After nine days, Ayat was moved to Isa prison and, 15 days after she was first taken away, she was allowed to make a phone call to her parents telling them that she was alive. The physical torture stopped, but she was kept under psychological pressure.
"At some point," her mother says, "she was forced to sign a document but she was blindfolded and did not know what it said."
She was told to clean up other cells and the corridor of the bloc she was in but was allowed no contact with other prisoners. On several occasions she was taken back to the interrogation centre where she had first been held and a video was taken of her giving her name and saying that she was a Shia and she hated Sunnis.
The majority of the Arab population in Bahrain are Shia and the ruling Al-Khalifa royal family are Sunni. The government have been trying to portray demands for democratic reform as an anti-Sunni conspiracy orchestrated by Iran.
Asked for further details of Ayat's interrogation in Isa prison, her mother said she did not know because they did not have long enough to talk when they met during the arraignment. They were told the previous day to bring a lawyer, though it is unclear how freely he was able to talk to his client.
While Ayat was meeting her family during the arraignment, a policeman overheard her giving details of her mistreatment. He said that if she continued to do so, she would be returned to the interrogation centre and tortured again.

Bahraini poet set to face verdict for protest reading


Amnesty International, 8 June 2011

A Bahraini poet faces possible imprisonment for reading out a poem criticizing the country’s King when a military court rules on her case next Sunday.

Ayat al-Qarmezi, 20, a poet and student was arrested in March for reading out a poem at a pro-reform rally in the capital Manama. She has been charged with "incitement to hatred of the regime" and has reportedly been tortured while in detention.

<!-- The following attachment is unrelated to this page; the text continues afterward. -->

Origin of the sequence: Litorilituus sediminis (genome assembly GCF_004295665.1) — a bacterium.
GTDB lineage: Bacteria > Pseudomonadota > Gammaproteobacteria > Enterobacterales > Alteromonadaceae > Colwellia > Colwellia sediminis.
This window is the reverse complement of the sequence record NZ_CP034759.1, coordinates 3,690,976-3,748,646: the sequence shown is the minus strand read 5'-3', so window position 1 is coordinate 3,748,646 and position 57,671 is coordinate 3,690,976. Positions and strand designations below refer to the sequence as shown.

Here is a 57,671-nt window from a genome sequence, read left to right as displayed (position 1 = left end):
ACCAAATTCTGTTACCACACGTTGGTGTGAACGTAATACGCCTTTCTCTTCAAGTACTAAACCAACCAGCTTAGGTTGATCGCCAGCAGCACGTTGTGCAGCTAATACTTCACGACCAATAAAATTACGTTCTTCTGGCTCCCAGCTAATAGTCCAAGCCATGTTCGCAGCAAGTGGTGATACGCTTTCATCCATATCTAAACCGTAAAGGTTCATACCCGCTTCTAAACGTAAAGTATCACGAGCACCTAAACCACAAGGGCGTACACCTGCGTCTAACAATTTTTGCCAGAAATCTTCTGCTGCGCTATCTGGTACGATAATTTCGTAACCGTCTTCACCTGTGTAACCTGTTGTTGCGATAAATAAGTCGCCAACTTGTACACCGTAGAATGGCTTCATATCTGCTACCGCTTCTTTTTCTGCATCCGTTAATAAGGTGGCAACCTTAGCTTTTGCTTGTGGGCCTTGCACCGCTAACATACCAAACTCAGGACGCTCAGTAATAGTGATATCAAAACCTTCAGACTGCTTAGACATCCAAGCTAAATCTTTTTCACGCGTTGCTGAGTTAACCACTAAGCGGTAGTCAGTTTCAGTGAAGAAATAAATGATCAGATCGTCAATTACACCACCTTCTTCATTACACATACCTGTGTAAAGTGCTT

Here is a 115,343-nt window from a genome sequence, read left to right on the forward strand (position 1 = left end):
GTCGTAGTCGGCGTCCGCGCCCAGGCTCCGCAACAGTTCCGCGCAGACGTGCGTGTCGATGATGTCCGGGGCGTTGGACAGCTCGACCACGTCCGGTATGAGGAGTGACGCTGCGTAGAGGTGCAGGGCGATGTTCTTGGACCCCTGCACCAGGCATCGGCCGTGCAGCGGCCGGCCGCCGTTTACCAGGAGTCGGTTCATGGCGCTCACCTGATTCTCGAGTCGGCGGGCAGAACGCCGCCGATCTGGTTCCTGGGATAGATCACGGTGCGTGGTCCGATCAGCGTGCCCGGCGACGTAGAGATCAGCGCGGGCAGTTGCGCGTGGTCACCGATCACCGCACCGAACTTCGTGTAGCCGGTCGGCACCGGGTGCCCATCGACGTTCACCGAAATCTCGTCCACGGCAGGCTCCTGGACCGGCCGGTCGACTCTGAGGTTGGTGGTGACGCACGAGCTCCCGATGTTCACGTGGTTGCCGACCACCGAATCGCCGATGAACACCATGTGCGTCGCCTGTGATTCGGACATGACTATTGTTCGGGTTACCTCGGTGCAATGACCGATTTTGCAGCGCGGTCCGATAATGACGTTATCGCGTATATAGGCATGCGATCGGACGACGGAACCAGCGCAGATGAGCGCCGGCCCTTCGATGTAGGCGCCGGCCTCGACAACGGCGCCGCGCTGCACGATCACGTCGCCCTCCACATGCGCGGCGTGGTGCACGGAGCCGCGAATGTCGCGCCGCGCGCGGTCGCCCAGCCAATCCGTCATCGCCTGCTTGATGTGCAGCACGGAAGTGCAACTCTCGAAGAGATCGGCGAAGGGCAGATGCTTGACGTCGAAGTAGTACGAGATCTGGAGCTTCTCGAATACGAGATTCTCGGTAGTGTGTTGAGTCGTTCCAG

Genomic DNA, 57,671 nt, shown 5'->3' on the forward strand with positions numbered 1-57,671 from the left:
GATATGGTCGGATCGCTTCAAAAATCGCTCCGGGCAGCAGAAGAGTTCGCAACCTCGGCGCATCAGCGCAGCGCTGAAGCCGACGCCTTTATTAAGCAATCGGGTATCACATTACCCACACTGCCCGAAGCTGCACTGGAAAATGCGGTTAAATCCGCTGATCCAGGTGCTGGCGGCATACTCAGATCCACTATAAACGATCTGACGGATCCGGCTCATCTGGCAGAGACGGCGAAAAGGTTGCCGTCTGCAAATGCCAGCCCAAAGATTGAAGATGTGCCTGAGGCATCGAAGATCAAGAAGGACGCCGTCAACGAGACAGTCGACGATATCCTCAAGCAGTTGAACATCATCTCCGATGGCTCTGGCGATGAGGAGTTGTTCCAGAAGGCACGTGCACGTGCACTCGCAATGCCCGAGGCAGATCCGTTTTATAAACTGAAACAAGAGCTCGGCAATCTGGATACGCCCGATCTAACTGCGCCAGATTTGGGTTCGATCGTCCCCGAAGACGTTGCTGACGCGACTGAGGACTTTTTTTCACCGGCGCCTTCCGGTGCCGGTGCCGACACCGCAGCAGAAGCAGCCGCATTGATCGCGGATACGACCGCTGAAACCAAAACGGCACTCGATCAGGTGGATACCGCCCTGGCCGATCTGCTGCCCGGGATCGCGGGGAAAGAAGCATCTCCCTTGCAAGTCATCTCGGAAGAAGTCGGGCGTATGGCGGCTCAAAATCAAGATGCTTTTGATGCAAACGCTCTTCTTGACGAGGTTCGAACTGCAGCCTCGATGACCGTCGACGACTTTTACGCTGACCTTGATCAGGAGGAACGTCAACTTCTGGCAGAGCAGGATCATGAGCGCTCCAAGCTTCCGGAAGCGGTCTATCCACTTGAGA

"Ayat al-Qarmezi has been put on trial merely for expressing her opinion, peacefully and openly. Her case represents an appalling and sinister attack on free speech. The charges against her should be dropped and she should be released immediately," said Malcolm Smart, Amnesty International’s Director for the Middle East and North Africa.

"If convicted, Ayat al-Qarmezi could face a long prison sentence. If she is imprisoned, she will be the first woman prisoner of conscience to be locked up in Bahrain for peacefully expressing her views," he added.

While attending a pro-reform rally in Manama’s Pearl Roundabout in February, Ayat al-Qarmezi read out a poem which she said was addressed to King Hamad bin 'Isa Al Khalifa, Bahrain's head of state.

Its lyrics include the lines "We are the people who will kill humiliation and assassinate misery/ Don’t you hear their cries, don’t you hear their screams?".

She was forced to turn herself in to the authorities on 30 March after masked police raided her parents' house repeatedly and reportedly threatened to kill her brothers unless she did so.

She was held incommunicado for the first 15 days of her detention and since then has only been permitted to see her family twice.

According to one informed source to whom Amnesty International has spoken, Ayat al-Qarmezi alleges that she was beaten in detention and tortured with electric shocks.

The Bahrain authorities say at least 24 people, including two police officers, have died in the unrest and clashes between police and demonstrators since pro-reform protests began in February.

At least 500 protesters have been detained and four have died in custody in suspicious circumstances. Some two thousand people have also been dismissed or suspended from their jobs, apparently as part of an ongoing purge of those who participated in the protests.